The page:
The FCA is stepping up its oversight of financial crime by requiring large firms to file financial crime reports.
Advisers and investment firms with revenue below £5m will be exempt from filing the return. The first returns will be due in late March 2017.
In a policy statement released today, the FCA says the returns, which will be filed through the Gabriel system, will give it more information on risks and trends in financial crime.
The regulator says: “At present, our financial crime supervisory work relies on the use of ad hoc data requests to gather information about firms’ systems and controls.
“We do not currently routinely gather information from firms about financial crime, the risks they are exposed to, or how they manage those risks. This affects our ability to operate a truly risk-sensitive supervisory approach in line with global standards.”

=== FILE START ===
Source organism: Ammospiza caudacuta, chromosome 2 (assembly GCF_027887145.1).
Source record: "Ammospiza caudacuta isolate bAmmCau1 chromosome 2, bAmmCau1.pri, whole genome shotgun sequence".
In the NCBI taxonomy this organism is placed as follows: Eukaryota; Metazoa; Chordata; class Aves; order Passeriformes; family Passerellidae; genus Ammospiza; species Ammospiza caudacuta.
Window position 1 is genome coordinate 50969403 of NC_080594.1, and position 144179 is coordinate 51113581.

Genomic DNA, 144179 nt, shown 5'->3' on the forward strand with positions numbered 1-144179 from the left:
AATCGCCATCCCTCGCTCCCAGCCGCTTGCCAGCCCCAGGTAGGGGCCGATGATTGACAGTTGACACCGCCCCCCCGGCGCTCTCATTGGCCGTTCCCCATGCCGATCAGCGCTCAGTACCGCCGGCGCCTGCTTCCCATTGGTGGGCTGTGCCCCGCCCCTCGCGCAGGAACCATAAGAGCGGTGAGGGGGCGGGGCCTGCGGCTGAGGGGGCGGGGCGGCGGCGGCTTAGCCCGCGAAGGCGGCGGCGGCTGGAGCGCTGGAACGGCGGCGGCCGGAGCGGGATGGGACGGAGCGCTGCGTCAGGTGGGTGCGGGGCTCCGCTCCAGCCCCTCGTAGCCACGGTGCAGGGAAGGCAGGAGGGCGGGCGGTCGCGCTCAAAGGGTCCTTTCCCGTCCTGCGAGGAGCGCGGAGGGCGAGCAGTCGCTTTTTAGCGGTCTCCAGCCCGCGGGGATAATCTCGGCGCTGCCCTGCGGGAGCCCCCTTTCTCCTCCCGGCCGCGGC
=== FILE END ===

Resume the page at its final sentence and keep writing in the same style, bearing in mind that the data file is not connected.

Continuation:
The FCA says more data will stop it from visiting low-risk firms, which it calls an “unnecessary burden” for the firms and an “inefficient use” of FCA resources.
It adds: “A more efficient risk-based approach will allow us to better fulfil our statutory duties, particularly for money laundering, and will demonstrate an approach that is transparent and can be easily understood by industry and others.”
The regulator estimates 1,400 firms will have to file the returns and they have 60 days from their year-end to do so. This was increased from 30 days after an initial consultation.
Feedback from firms shows compliance costs of introducing the new system could be up to £85,000 for individual firms followed by annual costs of up to £12,000.
The FCA has estimated that overall implementation costs for grouped firms could range between £900,000 and £1m with low annual costs.